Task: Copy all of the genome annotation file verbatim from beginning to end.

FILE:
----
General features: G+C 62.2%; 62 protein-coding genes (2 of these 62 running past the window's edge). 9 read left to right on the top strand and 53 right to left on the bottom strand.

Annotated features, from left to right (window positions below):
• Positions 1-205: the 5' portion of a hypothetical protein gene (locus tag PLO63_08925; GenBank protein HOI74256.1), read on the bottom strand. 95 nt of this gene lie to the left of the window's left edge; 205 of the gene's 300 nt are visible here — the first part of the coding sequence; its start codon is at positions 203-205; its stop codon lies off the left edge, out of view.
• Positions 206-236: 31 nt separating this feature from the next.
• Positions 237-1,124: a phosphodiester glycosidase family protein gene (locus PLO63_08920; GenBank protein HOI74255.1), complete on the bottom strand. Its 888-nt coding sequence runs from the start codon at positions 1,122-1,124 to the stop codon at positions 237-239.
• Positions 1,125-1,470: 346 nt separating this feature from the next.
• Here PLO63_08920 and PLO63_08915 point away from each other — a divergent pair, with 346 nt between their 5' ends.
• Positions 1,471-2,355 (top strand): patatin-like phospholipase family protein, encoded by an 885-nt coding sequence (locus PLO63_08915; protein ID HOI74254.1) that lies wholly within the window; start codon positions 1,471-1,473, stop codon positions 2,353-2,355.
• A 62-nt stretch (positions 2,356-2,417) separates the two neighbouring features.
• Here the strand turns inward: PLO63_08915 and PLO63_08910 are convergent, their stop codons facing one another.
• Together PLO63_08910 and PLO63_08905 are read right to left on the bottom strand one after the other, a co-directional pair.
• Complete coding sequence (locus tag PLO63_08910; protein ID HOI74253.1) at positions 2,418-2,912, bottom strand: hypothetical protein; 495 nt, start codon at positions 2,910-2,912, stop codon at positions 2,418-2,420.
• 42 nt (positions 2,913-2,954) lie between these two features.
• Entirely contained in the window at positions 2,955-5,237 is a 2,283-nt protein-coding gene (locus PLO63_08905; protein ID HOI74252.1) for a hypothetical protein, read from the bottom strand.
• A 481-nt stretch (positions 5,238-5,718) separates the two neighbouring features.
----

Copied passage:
General features: G+C 62.2%; 62 protein-coding genes (2 of these 62 running past the window's edge). 9 read left to right on the top strand and 53 right to left on the bottom strand.

Annotated features, from left to right (window positions below):
• Positions 1-205: the 5' portion of a hypothetical protein gene (locus tag PLO63_08925; GenBank protein HOI74256.1), read on the bottom strand. 95 nt of this gene lie to the left of the window's left edge; 205 of the gene's 300 nt are visible here — the first part of the coding sequence; its start codon is at positions 203-205; its stop codon lies off the left edge, out of view.
• Positions 206-236: 31 nt separating this feature from the next.
• Positions 237-1,124: a phosphodiester glycosidase family protein gene (locus PLO63_08920; GenBank protein HOI74255.1), complete on the bottom strand. Its 888-nt coding sequence runs from the start codon at positions 1,122-1,124 to the stop codon at positions 237-239.
• Positions 1,125-1,470: 346 nt separating this feature from the next.
• Here PLO63_08920 and PLO63_08915 point away from each other — a divergent pair, with 346 nt between their 5' ends.
• Positions 1,471-2,355 (top strand): patatin-like phospholipase family protein, encoded by an 885-nt coding sequence (locus PLO63_08915; protein ID HOI74254.1) that lies wholly within the window; start codon positions 1,471-1,473, stop codon positions 2,353-2,355.
• A 62-nt stretch (positions 2,356-2,417) separates the two neighbouring features.
• Here the strand turns inward: PLO63_08915 and PLO63_08910 are convergent, their stop codons facing one another.
• Together PLO63_08910 and PLO63_08905 are read right to left on the bottom strand one after the other, a co-directional pair.
• Complete coding sequence (locus tag PLO63_08910; protein ID HOI74253.1) at positions 2,418-2,912, bottom strand: hypothetical protein; 495 nt, start codon at positions 2,910-2,912, stop codon at positions 2,418-2,420.
• 42 nt (positions 2,913-2,954) lie between these two features.
• Entirely contained in the window at positions 2,955-5,237 is a 2,283-nt protein-coding gene (locus PLO63_08905; protein ID HOI74252.1) for a hypothetical protein, read from the bottom strand.
• A 481-nt stretch (positions 5,238-5,718) separates the two neighbouring features.